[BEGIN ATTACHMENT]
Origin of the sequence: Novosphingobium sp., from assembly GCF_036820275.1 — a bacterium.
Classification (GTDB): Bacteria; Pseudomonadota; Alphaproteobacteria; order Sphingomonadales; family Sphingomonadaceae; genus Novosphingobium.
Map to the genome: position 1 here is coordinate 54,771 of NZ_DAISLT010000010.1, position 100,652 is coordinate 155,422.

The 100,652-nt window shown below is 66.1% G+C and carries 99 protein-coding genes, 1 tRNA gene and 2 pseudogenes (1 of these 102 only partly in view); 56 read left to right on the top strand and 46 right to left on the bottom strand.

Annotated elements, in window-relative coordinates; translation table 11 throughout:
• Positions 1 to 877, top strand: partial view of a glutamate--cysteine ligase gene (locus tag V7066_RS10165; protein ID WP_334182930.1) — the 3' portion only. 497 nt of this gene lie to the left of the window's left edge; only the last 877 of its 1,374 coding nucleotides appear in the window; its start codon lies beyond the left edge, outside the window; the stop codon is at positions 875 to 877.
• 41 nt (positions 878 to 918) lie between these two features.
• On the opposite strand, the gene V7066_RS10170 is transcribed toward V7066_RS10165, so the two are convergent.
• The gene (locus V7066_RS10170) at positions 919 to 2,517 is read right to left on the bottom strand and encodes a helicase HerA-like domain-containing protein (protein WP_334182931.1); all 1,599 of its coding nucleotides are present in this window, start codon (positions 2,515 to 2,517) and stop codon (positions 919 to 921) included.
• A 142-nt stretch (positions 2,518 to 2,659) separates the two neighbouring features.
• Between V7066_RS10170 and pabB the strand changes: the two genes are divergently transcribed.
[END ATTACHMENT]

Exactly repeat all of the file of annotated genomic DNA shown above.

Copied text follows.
Origin of the sequence: Novosphingobium sp., from assembly GCF_036820275.1 — a bacterium.
Classification (GTDB): Bacteria; Pseudomonadota; Alphaproteobacteria; order Sphingomonadales; family Sphingomonadaceae; genus Novosphingobium.
Map to the genome: position 1 here is coordinate 54,771 of NZ_DAISLT010000010.1, position 100,652 is coordinate 155,422.

The 100,652-nt window shown below is 66.1% G+C and carries 99 protein-coding genes, 1 tRNA gene and 2 pseudogenes (1 of these 102 only partly in view); 56 read left to right on the top strand and 46 right to left on the bottom strand.

Annotated elements, in window-relative coordinates; translation table 11 throughout:
• Positions 1 to 877, top strand: partial view of a glutamate--cysteine ligase gene (locus tag V7066_RS10165; protein ID WP_334182930.1) — the 3' portion only. 497 nt of this gene lie to the left of the window's left edge; only the last 877 of its 1,374 coding nucleotides appear in the window; its start codon lies beyond the left edge, outside the window; the stop codon is at positions 875 to 877.
• 41 nt (positions 878 to 918) lie between these two features.
• On the opposite strand, the gene V7066_RS10170 is transcribed toward V7066_RS10165, so the two are convergent.
• The gene (locus V7066_RS10170) at positions 919 to 2,517 is read right to left on the bottom strand and encodes a helicase HerA-like domain-containing protein (protein WP_334182931.1); all 1,599 of its coding nucleotides are present in this window, start codon (positions 2,515 to 2,517) and stop codon (positions 919 to 921) included.
• A 142-nt stretch (positions 2,518 to 2,659) separates the two neighbouring features.
• Between V7066_RS10170 and pabB the strand changes: the two genes are divergently transcribed.